Razer Arctosa Review

It’s a spider don’t you know

razer-arctosa

The Razer Arctosa is one of the more affordable products in Razer’s keyboard range. It’s not mechanical, it doesn’t light up in fancy ways and there’s really only the standard set of keys as well as a media control panel in the top right. In the advertising blurb the phrase ‘gaming 101’ comes up again and again, referring to the fact that this is simply a gaming keyboard, you’re not wasting money on bells and whistles that you’ll never use, but is it worth the £60 RRP (although you can find it for £40 without too much trouble now online)? Razer sent us a sample so we could find out.

The key selling points of the Arctosa are its weight and slim profile. At around half the depth of our Black Widow mechanical keyboard, it’s certainly slim and the keys barely move at all, it’s similar to a laptop keyboard in that sense, with just enough of a difference in height on a keypress to let you know you’ve hit something but no satisfying click. Indeed since the switches aren’t mechanical there’s no satisfying click except for the flex of the space bar. This could be a blessing for some people as it means the keyboard is much quieter than many competitors, but they keys feel spongey and cheap, with the plastic used to make the entire thing coming across as much lower wuality than the premium you expect (and are paying for) with Razer products. The whole keyboard is incredibly light and feels as though you could snap it in half with your hands if you tried, but this lightness means that it is extremely portable for a full-size keyboard, ideal if you’re shoving it into your bag to head off to a LAN party. The wrist rest at the bottom is detachable so that cuts the form factor down even further.

Another bullet point on the front of the box is the ‘hyperresponse’ technology that supposedly lets it register your key presses with a 1ms response time. While that definitely sounds like something you’d want in a gaming keyboard, not many keyboards have a noticable response time that would have a detrimental effect on your game playing. Your TV is likely to have a much higher delay, with the very best coming in at around 8ms, so an extra 1ms or so is unlikely to have an effect that you could observe. Certainly while typing and playing Starcraft 2 it feels much the same as any other keyboard in terms of response, there is no delay but then there hasn’t been on any of the other keyboards we’ve used.

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There is anti-ghosting but unfortunately it’s just around the WASD keys. Ghosting is when a second or third or fourth key press isn’t registered because of the way some keyboards work. By having each of these keys on their own circuit they can make sure no matter how many keys you are pressing at once, they all register. This works as is one of the few tangible benefits of this keyboard over a cheaper non-gaming model, but higher end keyboards (and many of the same price) have this for every key. If you’re used to playing RTS, MMO or MOBA games you might be using a lot of the number keys too and they aren’t covered by this anti-ghosting.

The media control panel is a gimmick that features on many keyboards but rarely gets used. It is nice to be able to press pause or change the volume from your keyboard, but occasionally it doesn’t work and it’s too easy to forget that it’s there at all. On our testing machine running Windows 8 none of the buttons actually worked, and with out past experiences with the Lycosa we had the same issue intermittently. It could be a nice feature to have but is definitely not worth paying a premium for.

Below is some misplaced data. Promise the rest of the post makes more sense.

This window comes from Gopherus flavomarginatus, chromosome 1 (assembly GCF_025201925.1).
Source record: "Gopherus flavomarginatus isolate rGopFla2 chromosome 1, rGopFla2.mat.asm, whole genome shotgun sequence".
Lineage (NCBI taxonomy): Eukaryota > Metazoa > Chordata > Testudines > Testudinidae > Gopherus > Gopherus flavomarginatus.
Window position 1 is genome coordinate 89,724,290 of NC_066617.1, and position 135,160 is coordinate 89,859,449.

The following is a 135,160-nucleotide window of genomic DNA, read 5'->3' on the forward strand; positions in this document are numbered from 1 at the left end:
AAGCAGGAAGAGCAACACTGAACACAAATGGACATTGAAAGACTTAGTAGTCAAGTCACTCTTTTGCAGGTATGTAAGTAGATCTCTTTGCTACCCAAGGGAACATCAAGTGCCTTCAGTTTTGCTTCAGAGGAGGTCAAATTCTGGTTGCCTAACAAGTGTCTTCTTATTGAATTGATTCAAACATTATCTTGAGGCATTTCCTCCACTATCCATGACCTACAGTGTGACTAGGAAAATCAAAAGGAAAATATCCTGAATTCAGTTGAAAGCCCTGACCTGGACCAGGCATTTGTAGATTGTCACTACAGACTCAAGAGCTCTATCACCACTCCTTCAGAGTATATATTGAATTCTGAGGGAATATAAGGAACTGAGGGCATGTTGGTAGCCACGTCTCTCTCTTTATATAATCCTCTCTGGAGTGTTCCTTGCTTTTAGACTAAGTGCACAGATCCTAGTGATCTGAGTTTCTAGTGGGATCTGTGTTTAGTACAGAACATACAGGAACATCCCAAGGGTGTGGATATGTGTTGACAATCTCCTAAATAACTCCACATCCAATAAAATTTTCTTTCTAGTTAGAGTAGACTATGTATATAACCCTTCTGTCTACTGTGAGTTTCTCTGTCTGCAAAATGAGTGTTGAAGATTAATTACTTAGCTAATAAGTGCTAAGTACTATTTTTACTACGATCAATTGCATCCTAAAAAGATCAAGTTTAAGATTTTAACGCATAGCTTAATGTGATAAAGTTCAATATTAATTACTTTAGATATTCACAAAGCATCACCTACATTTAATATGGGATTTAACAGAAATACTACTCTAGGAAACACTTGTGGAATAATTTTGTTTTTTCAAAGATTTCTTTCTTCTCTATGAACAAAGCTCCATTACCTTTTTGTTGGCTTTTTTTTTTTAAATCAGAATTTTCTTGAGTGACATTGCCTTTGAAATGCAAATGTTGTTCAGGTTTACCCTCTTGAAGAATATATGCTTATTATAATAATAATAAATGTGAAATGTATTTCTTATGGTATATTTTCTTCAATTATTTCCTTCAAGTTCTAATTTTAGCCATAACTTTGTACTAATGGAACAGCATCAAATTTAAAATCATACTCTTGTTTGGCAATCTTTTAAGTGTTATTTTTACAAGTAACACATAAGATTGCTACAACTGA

There are macro programmable keys but these are relegated to a combination of the razer button (on the top right of the keyboard on the media panel) and F1 keys. This ridiculous stretch makes them all but useless for gaming, instead finding use as shortcuts to open programs or for blocks of text that you type out regularly.

The USB cable is a typical rubber cable rather than the threaded nylon ones you get on the mechanical models. IF you are likely to be packing it up regularly be careful as these cables can easily start to fatigue and break, particularly if you wrap them around the keyboard or coil them up.

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The biggest problem we have with this keyboard are the keys themselves. We could forgive the spongey feel and the low profile as an exchange for being extremely quiet and light but the biggest problem is that the letters on the keys are printed in black on to black keys. There is a difference in texture, with the key letters being glossy and the keys themselves being matte, but that requires them to catch the light for you to see which one is which. When typing out an article, that’s not a problem but when playing a game many of us still need to be able to see the keys, particularly when playing something new. If you’re playing in the dark, it’s almost impossible to see. Matters aren’t helped by the num lock, caps lock and scroll lock lights that shine an extremely bright white, hindering you even further when you’re trying to work out which key is which.

For the money you can get much better keyboards than this that are much more suitable for gaming. If you’re willing to splash out a little bit more you can get a good quality mechanical keyboard and enter a whole new world of excellent peripherals. Razer’s own mechanical keyboards are absolutely excellent, but it’s best to stay away from the cheaper products as they are only cheap in relative terms. Compared to competitors they are very expensive for what you are getting. If you are looking for something highly portable and quiet, then try to find one on sale, if you want something of a decent build quality with useful macros and better key presses, you’ll need to look elsewhere.

Verdict 5

 

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